Fort Bend County no longer testing dead birds for West Nile virus
The city of Houston reported two more cases of West Nile virus on Tuesday.
According to the Houston Health and Human Services Department, a southeast Houston man described as between the ages of 55 and 74 and a northwest Houston woman between the ages of 55 and 74, contracted West Nile Virus.
In Fort Bend County, random testing of mosquitoes continues but the county is no longer testing dead birds for the virus.
"Right now, we're not testing birds in Fort Bend County or there's no need for them to report the number of dead birds they find or if they find one in their yard. There's no need for them to report it to us right now," sais Melanie Manville with the Fort Bend County Health Department.
While Harris County accepts dead birds for testing at various drop off sites, it comes down to money for Fort Bend County.
"We started testing the birds about ten years ago when we first were looking for West Nile in the area. But now that we know West Nile is here in the area we no longer have to test the birds because we can test it in the mosquitoes as well. Some counties here still do it because they're still receiving funding for it. But we're not, so we're no longer doing it." Manville said.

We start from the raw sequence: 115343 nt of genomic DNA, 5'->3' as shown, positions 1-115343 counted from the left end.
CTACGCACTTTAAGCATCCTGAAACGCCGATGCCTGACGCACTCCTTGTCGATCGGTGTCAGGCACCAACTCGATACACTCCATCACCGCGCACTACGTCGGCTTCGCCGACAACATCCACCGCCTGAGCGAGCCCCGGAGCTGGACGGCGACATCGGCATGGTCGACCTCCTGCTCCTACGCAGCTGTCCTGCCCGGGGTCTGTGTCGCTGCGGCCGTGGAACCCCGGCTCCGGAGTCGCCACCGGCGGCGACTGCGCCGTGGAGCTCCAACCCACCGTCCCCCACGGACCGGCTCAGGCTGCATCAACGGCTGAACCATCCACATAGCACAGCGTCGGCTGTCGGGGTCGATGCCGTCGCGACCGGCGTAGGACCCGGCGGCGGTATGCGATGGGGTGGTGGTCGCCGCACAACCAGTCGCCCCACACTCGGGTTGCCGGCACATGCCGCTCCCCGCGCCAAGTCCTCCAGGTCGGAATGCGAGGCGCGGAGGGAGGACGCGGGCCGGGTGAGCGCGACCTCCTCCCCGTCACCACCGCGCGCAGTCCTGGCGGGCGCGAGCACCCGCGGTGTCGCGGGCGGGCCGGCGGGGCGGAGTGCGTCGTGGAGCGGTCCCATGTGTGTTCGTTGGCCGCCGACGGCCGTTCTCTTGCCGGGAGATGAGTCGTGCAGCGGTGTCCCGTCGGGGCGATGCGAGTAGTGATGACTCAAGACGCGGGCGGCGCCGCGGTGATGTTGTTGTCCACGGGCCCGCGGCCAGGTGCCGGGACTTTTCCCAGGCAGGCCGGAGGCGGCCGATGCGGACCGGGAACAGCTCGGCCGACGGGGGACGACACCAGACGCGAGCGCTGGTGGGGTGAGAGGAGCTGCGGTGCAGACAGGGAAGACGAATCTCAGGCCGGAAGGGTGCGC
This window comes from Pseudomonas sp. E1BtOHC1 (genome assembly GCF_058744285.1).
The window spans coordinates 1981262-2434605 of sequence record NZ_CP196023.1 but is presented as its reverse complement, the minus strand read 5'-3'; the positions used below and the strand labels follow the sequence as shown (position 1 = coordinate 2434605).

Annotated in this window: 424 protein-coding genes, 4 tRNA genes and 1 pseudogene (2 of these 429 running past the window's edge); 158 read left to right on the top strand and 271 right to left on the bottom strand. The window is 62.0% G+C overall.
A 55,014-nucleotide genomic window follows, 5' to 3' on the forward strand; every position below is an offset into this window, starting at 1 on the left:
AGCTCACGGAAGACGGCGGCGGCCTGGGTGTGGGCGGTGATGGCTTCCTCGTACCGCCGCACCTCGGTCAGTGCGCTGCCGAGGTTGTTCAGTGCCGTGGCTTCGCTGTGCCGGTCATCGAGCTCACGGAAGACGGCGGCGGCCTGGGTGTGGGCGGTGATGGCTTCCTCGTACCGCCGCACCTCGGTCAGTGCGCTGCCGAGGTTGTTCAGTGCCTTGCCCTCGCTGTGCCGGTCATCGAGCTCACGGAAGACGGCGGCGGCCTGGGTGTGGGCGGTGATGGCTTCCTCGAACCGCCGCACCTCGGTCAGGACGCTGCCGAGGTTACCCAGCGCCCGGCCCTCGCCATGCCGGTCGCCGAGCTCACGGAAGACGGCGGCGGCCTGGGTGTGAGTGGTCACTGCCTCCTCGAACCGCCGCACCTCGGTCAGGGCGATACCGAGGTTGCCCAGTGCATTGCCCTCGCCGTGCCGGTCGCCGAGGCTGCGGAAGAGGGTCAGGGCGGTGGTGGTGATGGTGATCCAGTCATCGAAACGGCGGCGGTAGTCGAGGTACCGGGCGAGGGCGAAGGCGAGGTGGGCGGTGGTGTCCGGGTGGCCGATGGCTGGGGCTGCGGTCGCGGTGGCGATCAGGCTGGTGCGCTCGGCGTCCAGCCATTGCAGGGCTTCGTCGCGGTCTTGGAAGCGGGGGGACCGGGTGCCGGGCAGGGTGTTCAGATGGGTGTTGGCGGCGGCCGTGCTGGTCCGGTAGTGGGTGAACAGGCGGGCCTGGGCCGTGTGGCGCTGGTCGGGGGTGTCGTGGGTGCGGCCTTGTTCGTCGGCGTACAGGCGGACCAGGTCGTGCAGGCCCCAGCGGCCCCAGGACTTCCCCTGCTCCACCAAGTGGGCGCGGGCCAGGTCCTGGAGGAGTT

If you do find a dead bird, you're asked to carefully dispose of it yourself with gloves, and put it in a sealed bag.
There are no medications to treat West Nile virus and there is no vaccine.
"I wish we had a vaccine for West Nile virus. There isn't a vaccine, so the best thing you can do is take precautions against mosquitoes and that means no standing water around your home to reduce the supply of mosquitoes that are out there available to bite you, and use a DEET containing or Picaridin containing mosquito repellant," said Dr. Melanie Mouzoon, of the Kelsey-Seybold Clinic.
According to health experts, we're most at risk at dawn and dusk so if you absolutely have to be outside during those hours you'll really want to layer on the repellant.
Routine ground spraying continues in Fort Bend County, with no plans at this time for aerial spraying.